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nonmonotonicity

Definitions

from Wiktionary, Creative Commons Attribution/Share-Alike License

  • n. The condition of being nonmonotonic

Etymologies

from Wiktionary, Creative Commons Attribution/Share-Alike License

non- +‎ monotonicity

Examples

  • (Most voting methods do not exhibit this anomaly called nonmonotonicity - it is shocking that anyone would implement such a gambling method of voting where voters can never know whether their votes will help or rather hurt their favorite candidate's chances of winning.) * IRV can and does elect winners who are disliked by a majority of voters and choses losers who are approved by the majority.

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  • All forms of circumscription involve restricting attention to models in which certain sets are minimized; for this reason, circumscription can be grouped with the preferred models approaches to nonmonotonicity: see

    Logic and Artificial Intelligence

  • The motivations for nonmonotonicity seem to involve a number of complex factors; probability (perhaps in some qualitative sense), normality, expectations that are reasonable in the sense that one can't be reasonably blamed for having them, mutual acceptance, and factors having to do with limited rationality.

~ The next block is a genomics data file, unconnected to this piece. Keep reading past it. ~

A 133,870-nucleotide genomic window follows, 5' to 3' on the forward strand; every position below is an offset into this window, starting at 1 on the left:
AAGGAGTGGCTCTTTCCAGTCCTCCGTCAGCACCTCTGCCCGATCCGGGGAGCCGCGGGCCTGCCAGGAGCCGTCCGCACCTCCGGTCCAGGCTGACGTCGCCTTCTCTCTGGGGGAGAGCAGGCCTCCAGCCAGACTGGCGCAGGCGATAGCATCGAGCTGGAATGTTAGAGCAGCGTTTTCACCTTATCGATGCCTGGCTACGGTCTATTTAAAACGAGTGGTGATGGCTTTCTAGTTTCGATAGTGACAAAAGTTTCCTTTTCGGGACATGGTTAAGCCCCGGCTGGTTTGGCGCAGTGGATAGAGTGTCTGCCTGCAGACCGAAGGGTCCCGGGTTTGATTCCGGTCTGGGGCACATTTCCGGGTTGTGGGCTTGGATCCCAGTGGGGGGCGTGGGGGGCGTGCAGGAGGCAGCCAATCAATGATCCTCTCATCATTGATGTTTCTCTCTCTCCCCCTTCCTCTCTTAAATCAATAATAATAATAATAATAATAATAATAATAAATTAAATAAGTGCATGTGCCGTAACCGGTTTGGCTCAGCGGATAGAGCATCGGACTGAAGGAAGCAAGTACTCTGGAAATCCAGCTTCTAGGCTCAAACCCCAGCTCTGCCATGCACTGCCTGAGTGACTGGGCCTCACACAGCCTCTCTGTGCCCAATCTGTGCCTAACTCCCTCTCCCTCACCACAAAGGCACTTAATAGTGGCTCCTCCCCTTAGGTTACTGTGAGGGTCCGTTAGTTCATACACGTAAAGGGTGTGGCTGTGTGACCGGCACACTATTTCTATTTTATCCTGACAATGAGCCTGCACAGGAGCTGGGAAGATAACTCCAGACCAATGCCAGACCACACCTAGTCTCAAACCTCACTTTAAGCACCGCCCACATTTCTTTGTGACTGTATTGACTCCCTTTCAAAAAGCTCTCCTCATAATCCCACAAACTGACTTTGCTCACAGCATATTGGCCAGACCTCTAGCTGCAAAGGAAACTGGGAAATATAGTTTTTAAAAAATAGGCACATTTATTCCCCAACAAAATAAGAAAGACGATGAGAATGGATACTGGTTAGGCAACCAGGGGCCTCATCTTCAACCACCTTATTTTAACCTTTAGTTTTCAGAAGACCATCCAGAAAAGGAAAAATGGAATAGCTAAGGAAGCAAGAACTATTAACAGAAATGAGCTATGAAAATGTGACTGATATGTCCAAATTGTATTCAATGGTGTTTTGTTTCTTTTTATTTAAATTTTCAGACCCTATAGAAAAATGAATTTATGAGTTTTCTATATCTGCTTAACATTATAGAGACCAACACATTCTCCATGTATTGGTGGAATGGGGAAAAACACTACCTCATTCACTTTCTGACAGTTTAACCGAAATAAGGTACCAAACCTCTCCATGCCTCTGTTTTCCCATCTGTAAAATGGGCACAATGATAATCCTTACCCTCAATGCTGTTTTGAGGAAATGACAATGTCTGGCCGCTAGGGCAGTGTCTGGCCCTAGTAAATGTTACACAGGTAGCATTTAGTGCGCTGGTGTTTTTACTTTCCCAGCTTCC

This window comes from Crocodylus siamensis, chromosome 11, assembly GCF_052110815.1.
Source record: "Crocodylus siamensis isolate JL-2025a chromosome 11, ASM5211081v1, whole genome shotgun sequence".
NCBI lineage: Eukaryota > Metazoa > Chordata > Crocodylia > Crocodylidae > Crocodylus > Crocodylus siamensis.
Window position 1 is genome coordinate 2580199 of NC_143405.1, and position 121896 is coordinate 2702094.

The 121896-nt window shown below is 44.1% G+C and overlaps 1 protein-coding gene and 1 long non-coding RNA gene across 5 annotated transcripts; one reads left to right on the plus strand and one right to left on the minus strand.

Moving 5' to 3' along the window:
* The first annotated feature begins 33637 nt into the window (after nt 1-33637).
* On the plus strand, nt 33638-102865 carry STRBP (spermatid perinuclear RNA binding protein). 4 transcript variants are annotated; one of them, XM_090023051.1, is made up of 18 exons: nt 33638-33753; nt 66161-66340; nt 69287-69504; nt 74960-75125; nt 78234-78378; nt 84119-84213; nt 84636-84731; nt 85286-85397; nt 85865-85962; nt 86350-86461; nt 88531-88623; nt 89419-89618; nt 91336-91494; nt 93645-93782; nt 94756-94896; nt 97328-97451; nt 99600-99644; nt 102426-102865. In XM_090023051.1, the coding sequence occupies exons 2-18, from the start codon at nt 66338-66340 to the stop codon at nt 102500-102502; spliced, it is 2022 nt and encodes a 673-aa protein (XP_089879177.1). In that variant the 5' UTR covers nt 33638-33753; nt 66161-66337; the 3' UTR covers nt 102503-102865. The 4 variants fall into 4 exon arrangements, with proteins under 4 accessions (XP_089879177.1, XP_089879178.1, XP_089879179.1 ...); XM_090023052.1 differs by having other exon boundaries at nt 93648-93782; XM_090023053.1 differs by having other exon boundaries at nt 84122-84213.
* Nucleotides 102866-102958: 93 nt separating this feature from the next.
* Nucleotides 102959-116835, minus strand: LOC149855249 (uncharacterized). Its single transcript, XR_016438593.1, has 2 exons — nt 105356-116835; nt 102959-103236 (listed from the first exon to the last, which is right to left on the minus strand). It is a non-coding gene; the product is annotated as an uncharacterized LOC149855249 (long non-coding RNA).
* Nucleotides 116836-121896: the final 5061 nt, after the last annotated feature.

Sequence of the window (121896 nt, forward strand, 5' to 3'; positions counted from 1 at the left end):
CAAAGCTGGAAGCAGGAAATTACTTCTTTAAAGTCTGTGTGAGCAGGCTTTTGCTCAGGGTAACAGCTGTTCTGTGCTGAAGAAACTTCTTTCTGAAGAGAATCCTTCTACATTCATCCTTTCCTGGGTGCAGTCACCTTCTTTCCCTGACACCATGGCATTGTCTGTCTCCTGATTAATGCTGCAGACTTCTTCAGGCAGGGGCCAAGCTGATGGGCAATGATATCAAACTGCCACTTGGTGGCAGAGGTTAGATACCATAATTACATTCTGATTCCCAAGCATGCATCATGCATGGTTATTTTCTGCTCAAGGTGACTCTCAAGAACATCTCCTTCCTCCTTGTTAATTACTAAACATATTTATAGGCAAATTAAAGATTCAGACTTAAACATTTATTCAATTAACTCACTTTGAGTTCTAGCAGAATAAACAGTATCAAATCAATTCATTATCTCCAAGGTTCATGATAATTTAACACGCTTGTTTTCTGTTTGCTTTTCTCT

Logic and Artificial Intelligence

  • The TMS also provided specific intuitions: the idea that the key to nonmonotonicity has to do with inferences based on unprovability was important for the modal approaches to nonmonotonic logic and for default logic.

    Logic and Artificial Intelligence

  • Unlike the other seminal papers in nonmonotonic logic, Reiter's shows specific influence from the earlier and independent work on nonmonotonicity in logic programming ” the work seems to have been largely inspired by the need to provide logical foundations for the nonmonotonic reasoning found in deductive databases.

    Logic and Artificial Intelligence

  • This treatment of nonmonotonicity is similar to the earlier modal semantic theories of conditionals ” the similarities are particularly evident using the more general theories of conditional semantics, such as the one presented in

    Logic and Artificial Intelligence

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